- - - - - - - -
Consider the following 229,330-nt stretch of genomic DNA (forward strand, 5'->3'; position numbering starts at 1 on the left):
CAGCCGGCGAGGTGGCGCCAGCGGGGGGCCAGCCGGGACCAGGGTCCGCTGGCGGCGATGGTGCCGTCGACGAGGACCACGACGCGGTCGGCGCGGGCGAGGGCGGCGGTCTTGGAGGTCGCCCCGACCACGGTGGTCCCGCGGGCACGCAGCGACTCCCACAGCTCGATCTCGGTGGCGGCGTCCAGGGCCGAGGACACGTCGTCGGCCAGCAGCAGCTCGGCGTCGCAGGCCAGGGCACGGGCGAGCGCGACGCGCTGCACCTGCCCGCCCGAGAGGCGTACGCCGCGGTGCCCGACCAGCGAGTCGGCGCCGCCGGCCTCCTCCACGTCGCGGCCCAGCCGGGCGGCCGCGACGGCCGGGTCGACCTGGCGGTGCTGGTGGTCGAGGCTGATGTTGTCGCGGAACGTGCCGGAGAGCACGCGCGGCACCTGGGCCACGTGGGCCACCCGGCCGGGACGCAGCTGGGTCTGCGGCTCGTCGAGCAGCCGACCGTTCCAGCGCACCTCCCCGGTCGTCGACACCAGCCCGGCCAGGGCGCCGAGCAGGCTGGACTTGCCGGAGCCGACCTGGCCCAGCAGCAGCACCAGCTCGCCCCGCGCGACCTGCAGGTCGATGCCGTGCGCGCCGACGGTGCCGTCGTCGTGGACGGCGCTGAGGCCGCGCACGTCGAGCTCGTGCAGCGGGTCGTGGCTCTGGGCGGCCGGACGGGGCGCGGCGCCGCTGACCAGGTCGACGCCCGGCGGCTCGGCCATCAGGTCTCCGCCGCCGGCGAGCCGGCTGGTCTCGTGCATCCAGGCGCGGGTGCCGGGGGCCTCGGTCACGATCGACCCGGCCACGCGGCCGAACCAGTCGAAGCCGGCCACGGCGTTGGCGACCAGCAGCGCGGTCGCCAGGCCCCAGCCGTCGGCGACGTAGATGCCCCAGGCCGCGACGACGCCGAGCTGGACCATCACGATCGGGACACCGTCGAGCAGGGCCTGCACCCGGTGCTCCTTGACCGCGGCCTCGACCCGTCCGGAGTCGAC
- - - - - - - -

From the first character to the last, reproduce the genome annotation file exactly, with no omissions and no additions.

Consider the following 229,330-nt stretch of genomic DNA (forward strand, 5'->3'; position numbering starts at 1 on the left):
CAGCCGGCGAGGTGGCGCCAGCGGGGGGCCAGCCGGGACCAGGGTCCGCTGGCGGCGATGGTGCCGTCGACGAGGACCACGACGCGGTCGGCGCGGGCGAGGGCGGCGGTCTTGGAGGTCGCCCCGACCACGGTGGTCCCGCGGGCACGCAGCGACTCCCACAGCTCGATCTCGGTGGCGGCGTCCAGGGCCGAGGACACGTCGTCGGCCAGCAGCAGCTCGGCGTCGCAGGCCAGGGCACGGGCGAGCGCGACGCGCTGCACCTGCCCGCCCGAGAGGCGTACGCCGCGGTGCCCGACCAGCGAGTCGGCGCCGCCGGCCTCCTCCACGTCGCGGCCCAGCCGGGCGGCCGCGACGGCCGGGTCGACCTGGCGGTGCTGGTGGTCGAGGCTGATGTTGTCGCGGAACGTGCCGGAGAGCACGCGCGGCACCTGGGCCACGTGGGCCACCCGGCCGGGACGCAGCTGGGTCTGCGGCTCGTCGAGCAGCCGACCGTTCCAGCGCACCTCCCCGGTCGTCGACACCAGCCCGGCCAGGGCGCCGAGCAGGCTGGACTTGCCGGAGCCGACCTGGCCCAGCAGCAGCACCAGCTCGCCCCGCGCGACCTGCAGGTCGATGCCGTGCGCGCCGACGGTGCCGTCGTCGTGGACGGCGCTGAGGCCGCGCACGTCGAGCTCGTGCAGCGGGTCGTGGCTCTGGGCGGCCGGACGGGGCGCGGCGCCGCTGACCAGGTCGACGCCCGGCGGCTCGGCCATCAGGTCTCCGCCGCCGGCGAGCCGGCTGGTCTCGTGCATCCAGGCGCGGGTGCCGGGGGCCTCGGTCACGATCGACCCGGCCACGCGGCCGAACCAGTCGAAGCCGGCCACGGCGTTGGCGACCAGCAGCGCGGTCGCCAGGCCCCAGCCGTCGGCGACGTAGATGCCCCAGGCCGCGACGACGCCGAGCTGGACCATCACGATCGGGACACCGTCGAGCAGGGCCTGCACCCGGTGCTCCTTGACCGCGGCCTCGACCCGTCCGGAGTCGAC